Maison Yves Saint Laurent
12 . 16 . 08
I was looking for photos of Yves Saint Laurent’s home earlier this year, I’ll tell you why in the next post, and didn’t find much online so I was beyond excited to open the January Vanity Fair magazine and see the most amazing photos. But that was just the tip of the iceberg! The Vanity Fair website has more even more exclusive photos by Pascal Chevallier, as well as vintage photos. For those of you who don’t live in the US, you can read the entire article, The Things Yves Loved, online.
As I mentioned in my previous post, Yves’ longtime companion and business partner, Pierre Bergé has decided to “auction off the art and objects with which he and Saint Laurent filled the late designer’s duplex at 55 Rue de Babylone and his own Rue Bonaparte apartment” at Christie’s in Paris this February. One of the items that won’t be sold is the the couture house’s original logo from 1961 that was hand-lettered by graphic artist Cassandre above.
I knew that Yves was influenced by art since he referenced artists such as Mondrian and Braque in his fashion collections but I wasn’t aware of his extensive art collection. They also didn’t just buy art willy-nilly, “a work had to come from a crucial stage in an artist’s development. It had to be in perfect condition—no restorations, no cleaning, no re-lining. And the piece had to possess an exceptional, documented provenance.” That is what separates the average art lover from the serious collector while Jacques Grange helped to decorate the apartment.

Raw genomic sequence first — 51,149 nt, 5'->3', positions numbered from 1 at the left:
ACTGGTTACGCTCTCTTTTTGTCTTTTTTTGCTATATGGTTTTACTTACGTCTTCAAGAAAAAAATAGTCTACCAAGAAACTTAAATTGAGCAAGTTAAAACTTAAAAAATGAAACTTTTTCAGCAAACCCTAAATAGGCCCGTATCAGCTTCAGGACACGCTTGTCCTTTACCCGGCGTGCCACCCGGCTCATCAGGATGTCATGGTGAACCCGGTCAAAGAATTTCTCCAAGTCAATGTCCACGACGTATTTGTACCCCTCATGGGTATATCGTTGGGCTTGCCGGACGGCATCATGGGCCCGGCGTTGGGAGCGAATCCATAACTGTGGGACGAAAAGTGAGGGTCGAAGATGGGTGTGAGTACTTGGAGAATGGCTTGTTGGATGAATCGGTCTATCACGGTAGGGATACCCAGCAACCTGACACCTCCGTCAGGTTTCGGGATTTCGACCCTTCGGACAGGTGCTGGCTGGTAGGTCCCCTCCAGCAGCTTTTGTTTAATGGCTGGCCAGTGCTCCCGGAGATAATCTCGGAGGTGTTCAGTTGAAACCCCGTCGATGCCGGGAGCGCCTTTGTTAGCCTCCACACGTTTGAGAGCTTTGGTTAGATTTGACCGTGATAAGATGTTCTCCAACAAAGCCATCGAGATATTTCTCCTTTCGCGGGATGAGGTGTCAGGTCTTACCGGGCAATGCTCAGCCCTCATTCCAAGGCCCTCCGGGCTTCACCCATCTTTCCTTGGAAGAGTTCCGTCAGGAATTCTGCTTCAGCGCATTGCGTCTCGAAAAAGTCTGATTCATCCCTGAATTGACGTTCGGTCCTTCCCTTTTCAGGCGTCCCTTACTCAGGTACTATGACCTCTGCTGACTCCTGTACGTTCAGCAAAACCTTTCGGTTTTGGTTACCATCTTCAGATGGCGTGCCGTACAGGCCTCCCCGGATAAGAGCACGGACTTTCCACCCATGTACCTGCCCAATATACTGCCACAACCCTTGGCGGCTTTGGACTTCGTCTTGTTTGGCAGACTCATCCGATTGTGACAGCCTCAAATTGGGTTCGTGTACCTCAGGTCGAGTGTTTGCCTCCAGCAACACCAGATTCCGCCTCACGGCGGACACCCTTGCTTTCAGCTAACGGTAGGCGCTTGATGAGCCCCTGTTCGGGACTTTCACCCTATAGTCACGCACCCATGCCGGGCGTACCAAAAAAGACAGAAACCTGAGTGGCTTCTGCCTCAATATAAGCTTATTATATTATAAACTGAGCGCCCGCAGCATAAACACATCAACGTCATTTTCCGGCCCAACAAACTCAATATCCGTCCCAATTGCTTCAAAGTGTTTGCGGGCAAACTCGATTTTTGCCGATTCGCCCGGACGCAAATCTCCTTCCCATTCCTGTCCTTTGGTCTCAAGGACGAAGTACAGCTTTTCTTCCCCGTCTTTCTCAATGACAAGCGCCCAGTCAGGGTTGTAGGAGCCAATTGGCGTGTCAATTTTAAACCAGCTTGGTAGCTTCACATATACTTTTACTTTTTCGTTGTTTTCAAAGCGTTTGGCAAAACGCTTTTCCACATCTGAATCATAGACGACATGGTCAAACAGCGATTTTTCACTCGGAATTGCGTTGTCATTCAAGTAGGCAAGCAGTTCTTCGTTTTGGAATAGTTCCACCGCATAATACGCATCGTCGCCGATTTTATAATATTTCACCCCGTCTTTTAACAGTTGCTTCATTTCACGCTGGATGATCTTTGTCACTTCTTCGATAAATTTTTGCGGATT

“Francisco Goya’s Portrait of Don Luis Maria de Cistué from 1791 was was donated to the Louvre Museum and is surrounded by a pair of cubic French Art Deco chairs and a Pierre Legrain stool, circa 1925. The painting on the wall is by Giorgio de Chirico, 1917–18.
Ingres’s Portrait of the Countess de Larue
from 1812 is displayed in the Grand Salon with one of two Gustave Miklos palmwood and red lacquer benches, that have a pre-sale auction estimate of $2.5 to $3.8 million.
One of my favorite photos is of Yves’ Jean-Michel Frank desk on which sits his signature glasses and three simple Y’s made out of coral and wood. So sweet.
“A 15th-century tapestry forms a backdrop to an Albert Cheuret Aloe lamp, circa 1925–30. To the right of the 18th-century Italian sofa hangs Théodore Géricault’s Portrait of Alfred and Elisabeth de Dreux (top), circa 1818, and Juan Gris’s 1913 The Violin (bottom), both estimated at $5 to $7.6 million.”
An Edvard Munch seascape from 1898 hangs above Henri Matisse painting from the Blue and Pink Rug series. Below the two paintings is an Émile-Jacques Ruhlmann table lamp, circa 1927.
The designer at work in his Paris bedroom in 1974 was taken by Reginald Gray.
A detail of the desk in the bedroom, includes a magnifying glass and a small leather-bound notebook with a notation “Yves” on the front cover.
“In the library, a cylindrical crystal vase is situated on the François-Xavier Lalanne–designed multi-metal and ovoid Bar YSL. Mondrian’s 1920 Composition No. 1 is displayed above a fireplace.” Below is a detail of a Matisse cut out that can be seen hanging on the back of a door in the photo above.
Pierre Bergé said that he decided to sell everything because the collection doesn’t exist if Yves doesn’t exist. “After Yves’s death, to conserve the collection makes no sense. It will go away just like that.” It makes me sad but one good thing to come of the sale is that all the proceeds will benefit two foundations, one set up to preserve Yves’ legacy and another devoted to AIDS research.
I can’t wait until the catalog is up online so I can see if there is anything I can afford. As someone who grew up obsessed with his designs and his world, I would love to own something that he touched and would hope that some of his magic would rub off on me. I don’t think there will be anything I can afford but it sure is fun to dream. I think Yves made a lot of people dream and that will be an even more important legacy than his fabulous art collection.